Over two years ago, R-CALF United Stockgrowers of America was a tiny cattlemen's group, written off in some quarters as fringe and radical...
BILLINGS, Mont. — Over two years ago, R-CALF United Stockgrowers of America was a tiny cattlemen’s group, written off in some quarters as fringe and radical, focused on what many in the industry considered a nonissue — Canadian beef imports.
But three cases of mad-cow disease in Canada have propelled the Ranchers-Cattlemen Action Legal Fund from bit player to ringleader in an trade dispute that some see as the biggest and most divisive issue to confront the cattle industry in recent memory.
R-CALF, a ranchers’ group based at a Billings auction yard, led the fight to keep Canadian beef and cattle out of this country indefinitely, in the name of protecting consumer health and cattlemen’s herds. It’s a cause that R-CALF’s leaders say struck a nerve, attracting thousands of new members and giving the group newfound respect and credibility.
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“The influence we are having is reshaping the direction of the U.S. cattle industry itself,” chief executive officer Bill Bullard said.
But some in the industry see R-CALF as protectionist and anti-trade — more of a disruptive force than a major player. Packing interests and even some cattlemen’s groups wonder whether the group’s argument against fuller trade with Canada has been undercut — along with its credibility — by the recent discovery of mad-cow disease in Texas.
“They’re kind of in a box with their argument,” said Andy Gottschalk of the agribusiness research company HedgersEdge.com.
Still, some packer and industry groups admit that R-CALF cannot be ignored.
“We do not underestimate what the R-CALF people can accomplish,” said Stan Eby, president of the Canadian Cattlemen’s Association.
In the past year, R-CALF scored two big legal victories, both of which were awarded by a federal judge in Billings.
The first, in the spring of 2004, kept the federal government from expanding beef trade with Canada.
The second, in March, delayed the resumption of limited cattle shipments just days before the U.S. Department of Agriculture had planned to let cattle trucks back into the country for the first time since May 2003, when Canada reported its first case of mad-cow disease.
But R-CALF lost a key court fight Thursday, when a panel of the 9th U.S. Circuit Court of Appeals overturned that preliminary injunction. The U.S. Department of Agriculture was not immediately available to comment on when it would allow imports of Canadian cattle to resume. The imports were banned in May 2003 after a cow in Alberta was found to have mad-cow disease.
An attorney for R-CALF called it a “sad and sorry day for cattle producers,” and it came about two weeks before that federal judge in Billings, Richard Cebull, had planned to hear arguments on R-CALF’s request to block all beef and cattle trade with Canada until USDA takes a closer look at the issue.
Bullard said R-CALF still hoped to have an opportunity to make that case.
Mark Dopp, senior vice president for regulatory affairs and general counsel with the American Meat Institute, a meatpackers’ group, said the discovery of mad-cow disease in a U.S.-born cow in Texas makes R-CALF’s argument for continuing to keep out Canadian cattle shaky, at best.
A cow in Washington state turned up with the brain-wasting disease, formally known as bovine spongiform encephalopathy, in December 2003, but the animal had come from Canada.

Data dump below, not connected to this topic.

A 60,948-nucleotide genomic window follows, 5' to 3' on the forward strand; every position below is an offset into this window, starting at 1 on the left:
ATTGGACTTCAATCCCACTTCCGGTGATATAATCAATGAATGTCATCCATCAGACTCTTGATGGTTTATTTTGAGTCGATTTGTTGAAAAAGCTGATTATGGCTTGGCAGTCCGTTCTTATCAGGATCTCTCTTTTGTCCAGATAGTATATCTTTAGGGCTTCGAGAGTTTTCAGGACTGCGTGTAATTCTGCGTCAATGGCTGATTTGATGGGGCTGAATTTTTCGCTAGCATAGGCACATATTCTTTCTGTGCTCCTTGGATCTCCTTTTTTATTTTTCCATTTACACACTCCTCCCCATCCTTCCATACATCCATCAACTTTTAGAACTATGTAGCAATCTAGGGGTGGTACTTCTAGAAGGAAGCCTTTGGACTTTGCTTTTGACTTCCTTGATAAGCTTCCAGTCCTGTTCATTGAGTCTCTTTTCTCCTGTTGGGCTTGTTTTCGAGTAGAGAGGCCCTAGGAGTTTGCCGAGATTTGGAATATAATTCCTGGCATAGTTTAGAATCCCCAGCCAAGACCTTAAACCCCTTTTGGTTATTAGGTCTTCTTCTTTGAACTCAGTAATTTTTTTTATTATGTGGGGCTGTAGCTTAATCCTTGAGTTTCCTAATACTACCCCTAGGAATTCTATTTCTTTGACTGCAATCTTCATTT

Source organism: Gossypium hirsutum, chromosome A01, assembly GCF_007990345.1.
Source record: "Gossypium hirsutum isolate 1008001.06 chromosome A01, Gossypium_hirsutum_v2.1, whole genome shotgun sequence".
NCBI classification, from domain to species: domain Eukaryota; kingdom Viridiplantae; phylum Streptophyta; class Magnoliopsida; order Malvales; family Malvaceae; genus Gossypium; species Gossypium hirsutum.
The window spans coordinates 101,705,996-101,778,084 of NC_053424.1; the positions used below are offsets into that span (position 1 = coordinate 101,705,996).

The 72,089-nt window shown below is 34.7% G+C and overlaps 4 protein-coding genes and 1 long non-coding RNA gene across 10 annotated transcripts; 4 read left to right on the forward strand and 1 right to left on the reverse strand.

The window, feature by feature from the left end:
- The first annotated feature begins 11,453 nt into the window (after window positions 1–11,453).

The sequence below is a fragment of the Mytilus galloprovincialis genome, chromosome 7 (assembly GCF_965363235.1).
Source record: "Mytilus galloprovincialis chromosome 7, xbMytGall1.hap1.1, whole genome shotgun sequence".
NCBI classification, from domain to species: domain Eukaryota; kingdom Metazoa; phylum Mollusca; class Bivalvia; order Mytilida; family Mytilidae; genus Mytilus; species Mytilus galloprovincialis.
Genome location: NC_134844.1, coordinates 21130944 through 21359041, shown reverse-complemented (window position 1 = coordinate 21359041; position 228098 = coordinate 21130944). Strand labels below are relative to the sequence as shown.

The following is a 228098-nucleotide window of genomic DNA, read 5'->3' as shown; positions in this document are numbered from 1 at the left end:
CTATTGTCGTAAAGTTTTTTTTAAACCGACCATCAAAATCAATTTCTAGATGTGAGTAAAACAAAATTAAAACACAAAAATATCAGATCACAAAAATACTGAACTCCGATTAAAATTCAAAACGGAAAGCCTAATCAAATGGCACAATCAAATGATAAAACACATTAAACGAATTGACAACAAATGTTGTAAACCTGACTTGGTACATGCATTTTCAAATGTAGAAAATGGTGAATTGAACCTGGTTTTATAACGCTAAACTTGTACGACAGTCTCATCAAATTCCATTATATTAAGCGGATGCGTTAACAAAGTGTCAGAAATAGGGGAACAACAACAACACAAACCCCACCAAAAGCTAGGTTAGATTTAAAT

“The fact that we’ve, unfortunately, had a domestic case here just undercuts the credibility of their arguments of trying to identify cattle raised on this side of the border versus that side of the border,” Dopp said.
Dennis McDonald, an R-CALF member and rancher near Melville, Mont., said the Texas case has raised too many as-yet unanswered questions and that conflicting test results also should raise concerns.
“For the life of me, I don’t know how it follows that, because we’ve had one case, they should be allowed to import live cattle into this country,” he said. “That logic escapes me.”
Canadian officials, who have been pushing for fuller trade, didn’t immediately impose sanctions against the United States after the Texas case.
Darcy Undseth, a senior veterinarian with the Canadian Food Inspection Agency, called mad cow a “very manageable” disease and said science suggests that trade could be restored without major problems.
“I believe that special interest groups are looking at other things, other than the science behind BSE,” he said.
The drawn-out dispute has caused divisions within the industry and even among cattle interest groups.
Jack Field, executive vice president of the Washington Cattlemen’s Association, which is affiliated with both R-CALF and the National Cattlemen’s Beef Association, said he’s concerned that the border issue is “tearing us apart and weakening us as a whole.”
Morgan Paisley, an analyst and trader with Alaron Trading, said the handling of the Canadian border issue, starting with USDA and continuing with the courtroom battles, has been “a debacle, to say the least.”
Though R-CALF can be shrill in making some of its points, the group deserves credit for providing ranchers with representation on the Canadian border issue, he said.
“I have a lot of respect for them for that reason,” Paisley said.
Regardless of the ultimate outcome of the trade fight, R-CALF’s leaders think the group’s membership and political stock will continue to rise. R-CALF says its membership has more than doubled in the past year alone, to more than 18,000.
And they say they don’t regret getting involved in the dispute.
“We’re keeping our focus on doing what’s right,” McDonald said. “If you’re doing what right, it doesn’t matter if you lose.”